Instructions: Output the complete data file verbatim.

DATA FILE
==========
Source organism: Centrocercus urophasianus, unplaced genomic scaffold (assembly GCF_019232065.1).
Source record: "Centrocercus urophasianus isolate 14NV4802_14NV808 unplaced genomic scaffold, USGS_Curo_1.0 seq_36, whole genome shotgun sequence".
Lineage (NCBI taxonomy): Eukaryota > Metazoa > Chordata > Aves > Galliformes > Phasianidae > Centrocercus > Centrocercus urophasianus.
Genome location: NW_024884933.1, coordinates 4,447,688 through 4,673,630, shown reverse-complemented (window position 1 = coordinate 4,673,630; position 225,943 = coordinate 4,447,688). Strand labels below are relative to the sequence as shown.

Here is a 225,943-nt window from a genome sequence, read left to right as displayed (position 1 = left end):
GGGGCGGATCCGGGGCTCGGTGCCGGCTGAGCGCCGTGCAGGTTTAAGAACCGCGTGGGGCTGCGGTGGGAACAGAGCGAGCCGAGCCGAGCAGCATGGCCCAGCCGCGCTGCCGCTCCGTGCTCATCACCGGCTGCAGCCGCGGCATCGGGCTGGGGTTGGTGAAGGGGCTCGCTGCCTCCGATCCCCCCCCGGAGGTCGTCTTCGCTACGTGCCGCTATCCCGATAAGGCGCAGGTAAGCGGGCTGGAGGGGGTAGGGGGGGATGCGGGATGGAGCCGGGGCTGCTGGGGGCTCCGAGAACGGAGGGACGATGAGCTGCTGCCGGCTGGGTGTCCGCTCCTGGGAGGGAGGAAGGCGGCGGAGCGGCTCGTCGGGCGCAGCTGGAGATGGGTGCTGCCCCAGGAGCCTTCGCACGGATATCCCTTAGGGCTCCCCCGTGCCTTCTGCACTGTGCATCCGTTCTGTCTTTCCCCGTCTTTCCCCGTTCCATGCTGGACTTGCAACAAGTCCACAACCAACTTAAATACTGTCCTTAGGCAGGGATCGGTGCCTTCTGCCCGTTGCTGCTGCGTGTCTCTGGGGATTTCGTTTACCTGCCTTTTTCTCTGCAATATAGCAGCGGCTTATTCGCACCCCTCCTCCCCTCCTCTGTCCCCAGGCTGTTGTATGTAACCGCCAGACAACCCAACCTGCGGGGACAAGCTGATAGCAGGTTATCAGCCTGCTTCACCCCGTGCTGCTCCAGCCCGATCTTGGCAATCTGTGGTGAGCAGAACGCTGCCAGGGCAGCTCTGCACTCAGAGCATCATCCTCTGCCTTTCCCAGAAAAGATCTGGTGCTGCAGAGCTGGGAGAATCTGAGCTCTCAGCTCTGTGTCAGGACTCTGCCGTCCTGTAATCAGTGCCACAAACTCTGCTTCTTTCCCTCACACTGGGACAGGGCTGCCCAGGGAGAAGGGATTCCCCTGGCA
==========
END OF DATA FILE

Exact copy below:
Source organism: Centrocercus urophasianus, unplaced genomic scaffold (assembly GCF_019232065.1).
Source record: "Centrocercus urophasianus isolate 14NV4802_14NV808 unplaced genomic scaffold, USGS_Curo_1.0 seq_36, whole genome shotgun sequence".
Lineage (NCBI taxonomy): Eukaryota > Metazoa > Chordata > Aves > Galliformes > Phasianidae > Centrocercus > Centrocercus urophasianus.
Genome location: NW_024884933.1, coordinates 4,447,688 through 4,673,630, shown reverse-complemented (window position 1 = coordinate 4,673,630; position 225,943 = coordinate 4,447,688). Strand labels below are relative to the sequence as shown.

Here is a 225,943-nt window from a genome sequence, read left to right as displayed (position 1 = left end):
GGGGCGGATCCGGGGCTCGGTGCCGGCTGAGCGCCGTGCAGGTTTAAGAACCGCGTGGGGCTGCGGTGGGAACAGAGCGAGCCGAGCCGAGCAGCATGGCCCAGCCGCGCTGCCGCTCCGTGCTCATCACCGGCTGCAGCCGCGGCATCGGGCTGGGGTTGGTGAAGGGGCTCGCTGCCTCCGATCCCCCCCCGGAGGTCGTCTTCGCTACGTGCCGCTATCCCGATAAGGCGCAGGTAAGCGGGCTGGAGGGGGTAGGGGGGGATGCGGGATGGAGCCGGGGCTGCTGGGGGCTCCGAGAACGGAGGGACGATGAGCTGCTGCCGGCTGGGTGTCCGCTCCTGGGAGGGAGGAAGGCGGCGGAGCGGCTCGTCGGGCGCAGCTGGAGATGGGTGCTGCCCCAGGAGCCTTCGCACGGATATCCCTTAGGGCTCCCCCGTGCCTTCTGCACTGTGCATCCGTTCTGTCTTTCCCCGTCTTTCCCCGTTCCATGCTGGACTTGCAACAAGTCCACAACCAACTTAAATACTGTCCTTAGGCAGGGATCGGTGCCTTCTGCCCGTTGCTGCTGCGTGTCTCTGGGGATTTCGTTTACCTGCCTTTTTCTCTGCAATATAGCAGCGGCTTATTCGCACCCCTCCTCCCCTCCTCTGTCCCCAGGCTGTTGTATGTAACCGCCAGACAACCCAACCTGCGGGGACAAGCTGATAGCAGGTTATCAGCCTGCTTCACCCCGTGCTGCTCCAGCCCGATCTTGGCAATCTGTGGTGAGCAGAACGCTGCCAGGGCAGCTCTGCACTCAGAGCATCATCCTCTGCCTTTCCCAGAAAAGATCTGGTGCTGCAGAGCTGGGAGAATCTGAGCTCTCAGCTCTGTGTCAGGACTCTGCCGTCCTGTAATCAGTGCCACAAACTCTGCTTCTTTCCCTCACACTGGGACAGGGCTGCCCAGGGAGAAGGGATTCCCCTGGCA